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Political Notebook

National security adviser O’Brien defends Trump’s handling of Edward Gallagher case

National security adviser Robert O’Brien, shown at the ASEAN-US Summit in Bangkok last month.
National security adviser Robert O’Brien, shown at the ASEAN-US Summit in Bangkok last month.LILLIAN SUWANRUMPHA/AFP via Getty Images/file

WASHINGTON — Representative John Lewis, Democrat of Georgia and an icon of the civil rights movement, revealed Sunday that he had advanced pancreatic cancer but planned to return to Washington to continue work and begin treatment.

“I have been in some kind of fight — for freedom, equality, basic human rights — for nearly my entire life,” Lewis, 79, said in a statement. “I have never faced a fight quite like the one I have now.”

Survival rates for pancreatic cancer are grim, and Lewis said his cancer was Stage 4, the most advanced.

“I have decided to do what I know to do and do what I have always done: I am going to fight it and keep fighting for the beloved community,” Lewis said. “We still have many bridges to cross.”

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Born on a sharecropping farm, Lewis has spent his life fighting for racial integration and civil rights, rising through the ranks of the civil rights movement before taking office. As the dean of the Georgia delegation, he is seen by many Democrats on Capitol Hill as the conscience of the caucus.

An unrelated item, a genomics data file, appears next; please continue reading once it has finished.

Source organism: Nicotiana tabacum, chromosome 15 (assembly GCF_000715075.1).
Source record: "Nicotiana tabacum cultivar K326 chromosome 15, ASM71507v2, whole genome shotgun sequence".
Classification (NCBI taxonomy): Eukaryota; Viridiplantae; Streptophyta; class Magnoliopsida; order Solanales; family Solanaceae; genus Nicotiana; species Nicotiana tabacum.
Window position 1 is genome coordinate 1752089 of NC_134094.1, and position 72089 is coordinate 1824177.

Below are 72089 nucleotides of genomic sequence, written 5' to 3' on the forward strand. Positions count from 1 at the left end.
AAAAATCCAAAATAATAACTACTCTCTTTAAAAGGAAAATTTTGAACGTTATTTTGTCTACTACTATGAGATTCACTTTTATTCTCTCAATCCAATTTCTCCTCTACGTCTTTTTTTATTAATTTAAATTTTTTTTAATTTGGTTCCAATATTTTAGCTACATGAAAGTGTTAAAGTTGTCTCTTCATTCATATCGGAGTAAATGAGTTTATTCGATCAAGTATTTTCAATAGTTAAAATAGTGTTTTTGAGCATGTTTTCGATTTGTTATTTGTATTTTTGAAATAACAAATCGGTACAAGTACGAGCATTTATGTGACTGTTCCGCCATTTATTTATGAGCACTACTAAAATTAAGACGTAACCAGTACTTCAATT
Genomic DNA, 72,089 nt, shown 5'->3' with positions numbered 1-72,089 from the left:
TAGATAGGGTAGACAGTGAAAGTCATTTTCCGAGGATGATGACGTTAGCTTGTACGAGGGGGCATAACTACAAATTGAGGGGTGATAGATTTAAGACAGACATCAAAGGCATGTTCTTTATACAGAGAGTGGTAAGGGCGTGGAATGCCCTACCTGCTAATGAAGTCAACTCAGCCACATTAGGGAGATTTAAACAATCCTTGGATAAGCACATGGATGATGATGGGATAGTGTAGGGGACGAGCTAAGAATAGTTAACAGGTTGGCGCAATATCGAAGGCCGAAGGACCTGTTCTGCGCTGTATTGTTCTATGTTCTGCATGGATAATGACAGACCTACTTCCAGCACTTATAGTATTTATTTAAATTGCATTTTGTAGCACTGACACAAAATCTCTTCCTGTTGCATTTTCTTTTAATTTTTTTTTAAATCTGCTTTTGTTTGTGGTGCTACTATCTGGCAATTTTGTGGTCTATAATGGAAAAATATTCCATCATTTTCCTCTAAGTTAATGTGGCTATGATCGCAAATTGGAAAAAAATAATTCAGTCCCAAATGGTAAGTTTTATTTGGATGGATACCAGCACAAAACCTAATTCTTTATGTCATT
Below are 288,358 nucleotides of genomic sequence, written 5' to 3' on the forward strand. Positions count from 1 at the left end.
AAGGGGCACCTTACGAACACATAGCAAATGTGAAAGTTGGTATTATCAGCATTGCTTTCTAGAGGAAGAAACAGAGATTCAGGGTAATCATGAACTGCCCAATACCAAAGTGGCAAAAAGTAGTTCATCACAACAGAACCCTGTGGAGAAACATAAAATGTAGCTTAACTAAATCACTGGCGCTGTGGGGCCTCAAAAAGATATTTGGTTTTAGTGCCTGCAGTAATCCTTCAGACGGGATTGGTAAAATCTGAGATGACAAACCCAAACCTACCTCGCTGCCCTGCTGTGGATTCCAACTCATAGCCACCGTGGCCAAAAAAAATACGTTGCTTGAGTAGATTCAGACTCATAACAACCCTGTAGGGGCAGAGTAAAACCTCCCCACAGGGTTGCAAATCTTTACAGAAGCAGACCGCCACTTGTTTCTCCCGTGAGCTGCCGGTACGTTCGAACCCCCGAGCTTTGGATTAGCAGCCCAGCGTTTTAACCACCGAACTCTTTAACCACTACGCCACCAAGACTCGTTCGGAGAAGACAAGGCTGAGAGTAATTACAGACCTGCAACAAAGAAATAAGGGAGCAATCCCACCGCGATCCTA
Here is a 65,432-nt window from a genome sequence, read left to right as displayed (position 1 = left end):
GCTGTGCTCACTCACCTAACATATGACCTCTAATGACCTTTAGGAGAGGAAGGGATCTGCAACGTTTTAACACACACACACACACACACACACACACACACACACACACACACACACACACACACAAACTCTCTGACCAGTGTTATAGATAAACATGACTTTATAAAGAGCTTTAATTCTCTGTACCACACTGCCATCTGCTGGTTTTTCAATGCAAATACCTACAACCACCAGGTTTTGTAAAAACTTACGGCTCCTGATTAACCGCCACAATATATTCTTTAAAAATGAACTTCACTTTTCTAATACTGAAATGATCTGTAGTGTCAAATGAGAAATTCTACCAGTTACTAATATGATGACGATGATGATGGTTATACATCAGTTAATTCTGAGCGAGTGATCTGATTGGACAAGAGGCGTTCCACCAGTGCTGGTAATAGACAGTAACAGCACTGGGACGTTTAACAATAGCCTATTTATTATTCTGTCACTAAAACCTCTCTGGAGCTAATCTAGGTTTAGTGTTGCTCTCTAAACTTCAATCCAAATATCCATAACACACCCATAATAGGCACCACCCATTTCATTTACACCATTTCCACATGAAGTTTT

“You’re not alone in this fight, my friend,” Representative David Cicilline, Democrat of Rhode Island, wrote on Twitter. “The whole nation, which owes you an incredible debt, is with you.”

“If there’s one thing I love” about Lewis, former president Barack Obama wrote on Twitter, “it’s his incomparable will to fight. I know he’s got a lot more of that left in him.’’

New York Times

Sanders staffers complain about use of Amazon

Senator Bernie Sanders frequently attacks Amazon on the campaign trail, vowing to break up the online retail giant if elected and decrying its ability to pay no federal taxes on billions in profits.

That’s why impassioned dissent erupted within the Sanders campaign earlier this year over its purchases of large amounts of supplies through Amazon, according to five people with knowledge of the situation. Carli Stevenson, then a senior Sanders campaign aide in New Hampshire, raised concerns directly with national campaign officials and suggested using a different company, three of the people said.

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The Sanders campaign continued using Amazon despite the concerns. Through September, it had spent more than $233,000 on Amazon purchases. In a statement, Sanders campaign spokesman Mike Casca said, ‘‘We agree that too few companies have too much power over our economy and our media in America and they often don’t pay their fair share of taxes, which is why a Sanders administration will take them on.’’ He declined to answer questions on why the campaign opted to use Amazon.

Washington Post